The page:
The Wales Act 2014 (WA 2014) provided for the first time, that power to make primary legislation imposing taxes was to be devolved to Wales. The Act also extended the borrowing powers of the Welsh Government. Both of these developments implemented recommendations from the Part I Report of the Commission on Devolution in Wales (the Silk Commission). The WA 2014 includes a few other miscellaneous provisions, which are also outlined below.
New devolved taxes
The WA 2014 enabled the National Assembly to legislate about devolved taxes. The provisions in respect of tax have been incorporated into Part 4A of the Government of Wales Act 2006 (GOWA 2006). Initially legislation was proposed to establish a system for the collection and administration of Welsh devolved taxes and for the creation of two devolved taxes. These were a Welsh tax on transactions involving interests in land (replacing stamp duty land tax in Wales) and a Welsh tax on disposals of landfill (replacing landfill tax in Wales), both of which took effect from 1st April 2018. The primary legislation on taxation passed to date is as follows:
- The Tax Collection and Management (Wales) Act 2016
The Tax Collection and Management (Wales) Act 2016 established the Welsh Revenue Authority (WRA). The WRA is responsible for the collection and management of devolved Taxes. The Act has put in place the legal framework necessary for the future collection and management of devolved taxes in Wales. It confers appropriate powers and duties on the WRA, so as to enable the WRA to identify and collect the appropriate amount of devolved taxes due from taxpayers.
- The Land Transaction Tax and Anti-avoidance of Devolved Taxes (Wales) Act 2017.
- Landfill Disposals Tax (Wales) Act 2017
Ability to set Welsh rates of income tax
The Wales Act 2014 (WA 2014) also empowered the National Assembly to set Welsh rates of income tax for Welsh tax payers. This power does not involve creating a new Welsh income tax, rather it involves changing the rates at which Welsh tax payers pay UK income tax. When the WA 2014 was introduced, the setting of Welsh rates income tax was subject to there being a "yes" vote in a referendum. The need for a referendum was removed by the Wales Act 2017 (WA 2017) and from 6th April 2019 Welsh Income Tax rates, as set by the Welsh Government, apply to Welsh Taxpayers.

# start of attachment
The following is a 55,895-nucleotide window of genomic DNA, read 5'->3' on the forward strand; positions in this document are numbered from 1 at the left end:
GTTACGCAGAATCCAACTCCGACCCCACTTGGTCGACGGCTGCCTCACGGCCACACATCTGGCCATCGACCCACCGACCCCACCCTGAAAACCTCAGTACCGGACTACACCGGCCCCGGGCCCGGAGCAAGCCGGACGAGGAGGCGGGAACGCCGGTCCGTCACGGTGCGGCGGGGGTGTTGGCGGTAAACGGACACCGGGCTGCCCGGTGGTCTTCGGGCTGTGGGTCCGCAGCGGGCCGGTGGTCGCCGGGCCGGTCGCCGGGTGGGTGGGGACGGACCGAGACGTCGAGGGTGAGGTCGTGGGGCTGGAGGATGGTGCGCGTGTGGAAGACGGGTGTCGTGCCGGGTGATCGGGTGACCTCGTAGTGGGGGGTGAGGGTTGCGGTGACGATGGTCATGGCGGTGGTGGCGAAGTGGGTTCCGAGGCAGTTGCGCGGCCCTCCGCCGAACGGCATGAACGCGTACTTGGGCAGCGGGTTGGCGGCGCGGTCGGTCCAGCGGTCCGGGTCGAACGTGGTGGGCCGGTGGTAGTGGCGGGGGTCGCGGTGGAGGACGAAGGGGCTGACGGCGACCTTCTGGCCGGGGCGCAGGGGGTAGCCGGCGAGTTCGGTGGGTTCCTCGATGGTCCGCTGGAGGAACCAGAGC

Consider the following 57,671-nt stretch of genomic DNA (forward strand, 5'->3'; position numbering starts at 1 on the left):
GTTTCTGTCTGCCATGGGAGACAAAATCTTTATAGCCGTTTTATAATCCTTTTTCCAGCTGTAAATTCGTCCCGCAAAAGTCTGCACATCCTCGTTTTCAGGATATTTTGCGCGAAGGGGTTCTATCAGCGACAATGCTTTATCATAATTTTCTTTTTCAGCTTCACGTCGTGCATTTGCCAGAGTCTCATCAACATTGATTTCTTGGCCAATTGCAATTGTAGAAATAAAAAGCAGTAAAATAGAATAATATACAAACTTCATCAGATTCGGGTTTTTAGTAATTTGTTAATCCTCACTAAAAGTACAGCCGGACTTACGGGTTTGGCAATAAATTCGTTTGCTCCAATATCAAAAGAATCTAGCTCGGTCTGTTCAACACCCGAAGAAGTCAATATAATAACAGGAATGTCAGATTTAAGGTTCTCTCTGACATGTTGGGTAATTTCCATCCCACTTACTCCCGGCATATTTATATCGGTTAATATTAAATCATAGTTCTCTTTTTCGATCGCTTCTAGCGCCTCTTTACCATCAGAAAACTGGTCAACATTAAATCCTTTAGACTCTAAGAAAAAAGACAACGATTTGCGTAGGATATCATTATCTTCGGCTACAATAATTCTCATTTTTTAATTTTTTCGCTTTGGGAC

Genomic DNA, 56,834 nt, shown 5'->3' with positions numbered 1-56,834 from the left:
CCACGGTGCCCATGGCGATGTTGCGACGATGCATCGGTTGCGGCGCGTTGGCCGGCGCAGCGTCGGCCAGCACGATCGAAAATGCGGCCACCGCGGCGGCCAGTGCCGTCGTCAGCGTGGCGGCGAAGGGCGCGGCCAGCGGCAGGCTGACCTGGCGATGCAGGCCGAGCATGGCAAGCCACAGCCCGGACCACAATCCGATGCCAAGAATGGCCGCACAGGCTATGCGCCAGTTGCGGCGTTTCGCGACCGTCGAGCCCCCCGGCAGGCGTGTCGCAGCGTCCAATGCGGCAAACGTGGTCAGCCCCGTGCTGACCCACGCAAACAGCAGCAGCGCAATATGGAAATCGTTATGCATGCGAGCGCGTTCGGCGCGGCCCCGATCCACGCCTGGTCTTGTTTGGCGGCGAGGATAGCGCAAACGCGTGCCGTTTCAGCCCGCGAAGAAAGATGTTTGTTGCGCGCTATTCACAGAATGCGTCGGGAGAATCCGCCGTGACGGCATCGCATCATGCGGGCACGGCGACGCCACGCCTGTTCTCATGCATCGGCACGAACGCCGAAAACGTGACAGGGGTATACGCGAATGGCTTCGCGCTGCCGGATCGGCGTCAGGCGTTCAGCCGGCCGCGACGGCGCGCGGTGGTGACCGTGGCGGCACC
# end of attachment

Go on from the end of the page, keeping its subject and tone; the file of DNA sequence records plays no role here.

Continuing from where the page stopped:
Detailed rules have been added by section 116E of GOWA 2006 for the purpose of determining whether a person is a ‘Welsh taxpayer’ who should pay any Welsh rates of income tax.
Borrowing powers of Welsh Ministers
There are also provisions in the Wales Act 2014 (WA 2014) which, extended the Welsh Ministers’ borrowing powers. Firstly, there was a new power to borrow funds to meet current expenditure, where this is required because of a shortfall in receipts from devolved taxes or the Welsh rate of income tax compared to forecast receipts.
Secondly, there was a power to borrow to fund capital expenditure, but only with the consent of the Treasury. The WA 2017 increased the maximum sum that can be borrowed from £500 million to £1 billion.
The Wales Act 2014 (WA 2014) makes the following provisions:
- It increases the length of the term of the National Assembly (i.e. the length of time between general elections of the Assembly Members) from four years to five.
- It removes the restriction on a person standing as both an Assembly constituency member and an Assembly regional member.
- It prevents a person being both a Member of Parliament and an Assembly Member.
- It renamed the Welsh Assembly Government as simply the ‘Welsh Government’.
- It addedd a provision into the Local Government and Housing Act 1989 to allow the Treasury to place limits on the aggregate amount of housing debt which can be incurred by those local housing authorities in Wales that keep a Housing Revenue Account.
- It specifically provides that it is a function of the Law Commission to provide advice and assistance to the Welsh Ministers. There is also a new obligation on the Welsh Ministers to report on how Law Commission recommendations have been implemented in Wales. More information on the work of the Law Commission in relation to Wales can be found here.